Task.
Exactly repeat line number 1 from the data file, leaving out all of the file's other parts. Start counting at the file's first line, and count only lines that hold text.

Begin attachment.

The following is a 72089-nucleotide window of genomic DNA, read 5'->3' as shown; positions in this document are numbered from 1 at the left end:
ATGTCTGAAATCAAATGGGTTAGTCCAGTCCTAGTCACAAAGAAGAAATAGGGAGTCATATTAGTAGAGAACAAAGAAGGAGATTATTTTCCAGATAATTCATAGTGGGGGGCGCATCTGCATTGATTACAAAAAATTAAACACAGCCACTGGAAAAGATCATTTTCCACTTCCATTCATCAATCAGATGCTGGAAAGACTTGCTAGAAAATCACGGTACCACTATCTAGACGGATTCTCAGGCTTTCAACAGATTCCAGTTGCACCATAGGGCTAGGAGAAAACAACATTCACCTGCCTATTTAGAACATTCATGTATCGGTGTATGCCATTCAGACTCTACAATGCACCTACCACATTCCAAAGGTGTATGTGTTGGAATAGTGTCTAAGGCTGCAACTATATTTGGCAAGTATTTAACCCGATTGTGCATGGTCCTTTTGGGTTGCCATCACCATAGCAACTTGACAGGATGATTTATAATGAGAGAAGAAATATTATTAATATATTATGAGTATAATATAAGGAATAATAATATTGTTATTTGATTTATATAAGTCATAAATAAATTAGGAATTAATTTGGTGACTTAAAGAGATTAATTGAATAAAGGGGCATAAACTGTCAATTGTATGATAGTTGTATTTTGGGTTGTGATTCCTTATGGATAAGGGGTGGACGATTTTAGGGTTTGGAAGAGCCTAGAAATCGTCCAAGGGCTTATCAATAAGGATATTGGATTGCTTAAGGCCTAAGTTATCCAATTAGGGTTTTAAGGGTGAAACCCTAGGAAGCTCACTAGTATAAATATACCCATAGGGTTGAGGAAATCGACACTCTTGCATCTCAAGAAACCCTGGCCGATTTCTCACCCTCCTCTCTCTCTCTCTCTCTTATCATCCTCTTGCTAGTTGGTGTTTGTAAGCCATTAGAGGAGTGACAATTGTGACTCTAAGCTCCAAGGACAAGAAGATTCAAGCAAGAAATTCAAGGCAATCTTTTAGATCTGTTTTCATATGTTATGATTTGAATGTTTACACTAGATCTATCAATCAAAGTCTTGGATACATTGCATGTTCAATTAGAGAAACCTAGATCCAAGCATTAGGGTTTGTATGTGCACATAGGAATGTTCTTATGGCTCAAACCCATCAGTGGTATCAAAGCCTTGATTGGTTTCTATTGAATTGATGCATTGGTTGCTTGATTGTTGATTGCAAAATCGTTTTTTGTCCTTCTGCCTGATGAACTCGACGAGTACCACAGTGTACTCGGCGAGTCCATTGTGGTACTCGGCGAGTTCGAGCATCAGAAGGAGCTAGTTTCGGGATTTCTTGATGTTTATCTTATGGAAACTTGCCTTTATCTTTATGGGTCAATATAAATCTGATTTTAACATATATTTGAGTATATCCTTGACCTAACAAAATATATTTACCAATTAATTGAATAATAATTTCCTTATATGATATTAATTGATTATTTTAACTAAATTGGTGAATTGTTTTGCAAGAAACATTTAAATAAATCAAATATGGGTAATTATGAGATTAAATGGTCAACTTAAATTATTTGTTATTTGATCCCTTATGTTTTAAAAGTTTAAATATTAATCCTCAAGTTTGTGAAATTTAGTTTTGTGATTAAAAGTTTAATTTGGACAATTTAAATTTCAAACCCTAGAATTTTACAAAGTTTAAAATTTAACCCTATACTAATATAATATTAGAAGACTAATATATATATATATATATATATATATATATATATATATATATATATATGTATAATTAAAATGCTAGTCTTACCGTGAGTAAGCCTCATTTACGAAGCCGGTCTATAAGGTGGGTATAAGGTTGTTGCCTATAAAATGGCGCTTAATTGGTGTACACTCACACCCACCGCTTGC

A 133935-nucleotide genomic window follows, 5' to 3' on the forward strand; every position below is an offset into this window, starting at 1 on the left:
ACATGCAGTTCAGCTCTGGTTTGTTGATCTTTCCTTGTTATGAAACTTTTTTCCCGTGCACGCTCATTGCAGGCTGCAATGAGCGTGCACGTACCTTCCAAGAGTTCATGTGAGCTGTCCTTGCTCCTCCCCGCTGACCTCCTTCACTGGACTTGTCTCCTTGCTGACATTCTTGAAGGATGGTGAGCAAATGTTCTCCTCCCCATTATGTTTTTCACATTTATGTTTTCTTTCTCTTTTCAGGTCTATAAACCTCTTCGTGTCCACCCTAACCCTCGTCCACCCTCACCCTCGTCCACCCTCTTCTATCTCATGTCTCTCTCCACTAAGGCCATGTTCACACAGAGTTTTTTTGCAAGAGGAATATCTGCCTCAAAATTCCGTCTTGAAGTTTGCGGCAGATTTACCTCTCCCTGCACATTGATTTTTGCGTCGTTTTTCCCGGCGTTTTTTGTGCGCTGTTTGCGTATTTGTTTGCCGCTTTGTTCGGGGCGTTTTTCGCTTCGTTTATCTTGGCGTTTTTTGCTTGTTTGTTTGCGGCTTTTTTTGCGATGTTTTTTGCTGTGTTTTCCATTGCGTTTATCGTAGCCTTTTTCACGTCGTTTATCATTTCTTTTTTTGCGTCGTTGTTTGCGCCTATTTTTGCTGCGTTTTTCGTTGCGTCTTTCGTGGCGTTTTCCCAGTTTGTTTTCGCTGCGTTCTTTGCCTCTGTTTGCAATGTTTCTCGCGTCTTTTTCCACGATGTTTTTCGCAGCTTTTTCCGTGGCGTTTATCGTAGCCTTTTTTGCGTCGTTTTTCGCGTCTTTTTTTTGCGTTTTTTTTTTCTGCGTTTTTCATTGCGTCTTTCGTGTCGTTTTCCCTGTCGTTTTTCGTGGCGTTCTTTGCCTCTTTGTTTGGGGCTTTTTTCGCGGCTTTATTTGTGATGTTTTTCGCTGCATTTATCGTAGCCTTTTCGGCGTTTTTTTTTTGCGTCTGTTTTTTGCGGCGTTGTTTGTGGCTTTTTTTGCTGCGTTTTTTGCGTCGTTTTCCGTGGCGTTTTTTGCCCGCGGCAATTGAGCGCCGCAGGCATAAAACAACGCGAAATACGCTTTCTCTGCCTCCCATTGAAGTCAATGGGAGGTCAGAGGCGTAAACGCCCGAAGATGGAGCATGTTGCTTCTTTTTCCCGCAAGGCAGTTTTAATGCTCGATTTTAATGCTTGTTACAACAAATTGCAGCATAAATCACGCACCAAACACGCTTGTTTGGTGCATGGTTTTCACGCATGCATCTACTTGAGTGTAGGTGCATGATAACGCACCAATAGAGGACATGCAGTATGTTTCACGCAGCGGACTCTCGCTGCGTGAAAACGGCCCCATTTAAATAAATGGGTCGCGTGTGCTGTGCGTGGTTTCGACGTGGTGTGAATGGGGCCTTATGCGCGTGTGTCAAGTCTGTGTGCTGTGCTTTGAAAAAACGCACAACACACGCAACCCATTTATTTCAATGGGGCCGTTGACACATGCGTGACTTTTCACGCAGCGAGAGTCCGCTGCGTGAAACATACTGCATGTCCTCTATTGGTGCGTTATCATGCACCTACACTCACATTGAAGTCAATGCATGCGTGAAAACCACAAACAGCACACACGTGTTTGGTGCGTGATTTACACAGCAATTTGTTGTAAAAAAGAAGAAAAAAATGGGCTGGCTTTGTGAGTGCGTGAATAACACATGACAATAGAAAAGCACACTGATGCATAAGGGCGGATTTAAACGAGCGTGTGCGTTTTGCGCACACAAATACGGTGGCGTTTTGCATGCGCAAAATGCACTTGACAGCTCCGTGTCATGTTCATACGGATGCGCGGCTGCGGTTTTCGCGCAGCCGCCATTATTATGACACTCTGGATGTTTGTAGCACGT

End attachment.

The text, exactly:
The following is a 72089-nucleotide window of genomic DNA, read 5'->3' as shown; positions in this document are numbered from 1 at the left end: